POUVOIR (JPS production on Sono)

Congolese singer Madilu System has a new album out (early 90s) called POUVOIR and it's the first soukous album I've been able to get into in a long time. Yes, it's Paris produced, which means it comes with all the baggage that entails: drum-machine programmes, tight leather pants, small cups of strong coffee and smelly cigarettes, but Madilu, who is now called "His Majesty" in deference, no doubt, to his great corpulence (Young Doctor Chris commented that he's starting to look like a hippo) has a wonderful clear voice that floats, well, majestically, over the music. Madilu used to front the most popular band in Africa, Franco's All-powerful O.K. Jazz. It's been over a decade since the death of Franco but none of the groups that came out of that great machine have fared well.

Fortunately there is no great loyalty to groups among musicians in Africa: they go where the gigs are, so singers will pop up in different bands or guitarists will tour with whoever has a solid booking. On this outing Madilu is backed by Soukous Stars who are currently in California recording an album, hoping to make Soukous as popular in the US as it is in Europe. It will be an uphill battle for them because the audience here is more resistant to non-English music and is much more driven by whim and marketing ploys such as music videos.

Madilu kicks off with his strongest track, a very earthy jam on vocals and percussion with the guitar acting almost like a cowbell, just keeping a two-tone beat until things come to a boil. It reminds me of a cassette single put out by Les Atalaku de Langa-Langa a few years ago called MADESU, on which Madilu made a guest appearance. The Atalaku or "animators" are the "shouters": the guys who are there to lend class to an act by posing in their leather trenchcoats, flounced silk shirts and Boeing 757 haircuts. When they are finally moved to dance they usually shout: catch phrases or just the names of the band members. Fanning the ego is a sure way to elicit a memorable solo.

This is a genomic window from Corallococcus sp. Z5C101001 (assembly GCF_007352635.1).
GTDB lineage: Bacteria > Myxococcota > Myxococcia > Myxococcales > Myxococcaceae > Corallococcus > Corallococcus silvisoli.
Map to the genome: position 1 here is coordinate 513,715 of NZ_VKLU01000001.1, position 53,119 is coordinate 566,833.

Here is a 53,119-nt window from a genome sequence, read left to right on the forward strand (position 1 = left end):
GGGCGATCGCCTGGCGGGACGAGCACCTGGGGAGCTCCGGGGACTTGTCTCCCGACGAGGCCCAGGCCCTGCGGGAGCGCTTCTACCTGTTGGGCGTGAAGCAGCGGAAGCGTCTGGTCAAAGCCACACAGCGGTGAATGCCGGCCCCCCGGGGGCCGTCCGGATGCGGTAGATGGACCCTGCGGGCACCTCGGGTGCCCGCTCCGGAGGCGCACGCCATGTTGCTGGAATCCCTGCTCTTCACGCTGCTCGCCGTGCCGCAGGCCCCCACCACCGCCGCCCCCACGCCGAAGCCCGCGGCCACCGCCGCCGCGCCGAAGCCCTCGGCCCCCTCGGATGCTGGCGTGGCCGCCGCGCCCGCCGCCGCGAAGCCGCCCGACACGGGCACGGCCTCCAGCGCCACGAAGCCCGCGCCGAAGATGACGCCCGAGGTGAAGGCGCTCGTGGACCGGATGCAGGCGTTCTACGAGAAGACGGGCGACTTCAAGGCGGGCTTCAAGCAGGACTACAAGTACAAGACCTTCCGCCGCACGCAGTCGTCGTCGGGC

The second track tries to recapture the feel of a slowly building OK Jazz jam, and it's quite convincing with the distinct plaint of Madilu up front and the other instruments doing their part without creating a slavish imitation. For a change there is vocal harmonizing here that is quite reminiscent of Ladysmith Black Mambazo. Though that style of music is no longer popular in South Africa (it caught on in the USA thanks to GRACELAND), it's an unusual influence and an interesting departure in Congolese pop. I'm glad no one tried to copy the unique talon-plucking guitar runs of Franco on this, a mistake that OK Jazz made trying to carry on after Franco's death with a copycat guitarist.